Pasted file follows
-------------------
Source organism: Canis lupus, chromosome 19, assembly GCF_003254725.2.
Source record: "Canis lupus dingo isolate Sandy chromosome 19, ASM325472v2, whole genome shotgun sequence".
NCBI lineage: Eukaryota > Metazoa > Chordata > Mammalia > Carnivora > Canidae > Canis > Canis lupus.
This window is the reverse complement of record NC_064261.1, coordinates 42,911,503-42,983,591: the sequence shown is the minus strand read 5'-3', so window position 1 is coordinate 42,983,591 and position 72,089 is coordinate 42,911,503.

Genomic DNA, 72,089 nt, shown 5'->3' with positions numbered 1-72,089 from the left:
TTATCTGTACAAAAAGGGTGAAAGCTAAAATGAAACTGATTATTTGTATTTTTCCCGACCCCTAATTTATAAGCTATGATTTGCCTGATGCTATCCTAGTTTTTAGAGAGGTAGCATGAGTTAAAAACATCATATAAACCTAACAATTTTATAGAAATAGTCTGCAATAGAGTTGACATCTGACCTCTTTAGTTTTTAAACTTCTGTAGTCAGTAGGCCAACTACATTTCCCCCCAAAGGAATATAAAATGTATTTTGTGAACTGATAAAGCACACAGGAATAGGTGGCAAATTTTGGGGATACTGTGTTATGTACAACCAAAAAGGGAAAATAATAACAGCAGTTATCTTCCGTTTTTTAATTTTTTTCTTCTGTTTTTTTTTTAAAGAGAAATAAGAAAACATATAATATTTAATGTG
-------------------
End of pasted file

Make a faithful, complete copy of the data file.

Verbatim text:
Source organism: Canis lupus, chromosome 19, assembly GCF_003254725.2.
Source record: "Canis lupus dingo isolate Sandy chromosome 19, ASM325472v2, whole genome shotgun sequence".
NCBI lineage: Eukaryota > Metazoa > Chordata > Mammalia > Carnivora > Canidae > Canis > Canis lupus.
This window is the reverse complement of record NC_064261.1, coordinates 42,911,503-42,983,591: the sequence shown is the minus strand read 5'-3', so window position 1 is coordinate 42,983,591 and position 72,089 is coordinate 42,911,503.

Genomic DNA, 72,089 nt, shown 5'->3' with positions numbered 1-72,089 from the left:
TTATCTGTACAAAAAGGGTGAAAGCTAAAATGAAACTGATTATTTGTATTTTTCCCGACCCCTAATTTATAAGCTATGATTTGCCTGATGCTATCCTAGTTTTTAGAGAGGTAGCATGAGTTAAAAACATCATATAAACCTAACAATTTTATAGAAATAGTCTGCAATAGAGTTGACATCTGACCTCTTTAGTTTTTAAACTTCTGTAGTCAGTAGGCCAACTACATTTCCCCCCAAAGGAATATAAAATGTATTTTGTGAACTGATAAAGCACACAGGAATAGGTGGCAAATTTTGGGGATACTGTGTTATGTACAACCAAAAAGGGAAAATAATAACAGCAGTTATCTTCCGTTTTTTAATTTTTTTCTTCTGTTTTTTTTTTAAAGAGAAATAAGAAAACATATAATATTTAATGTG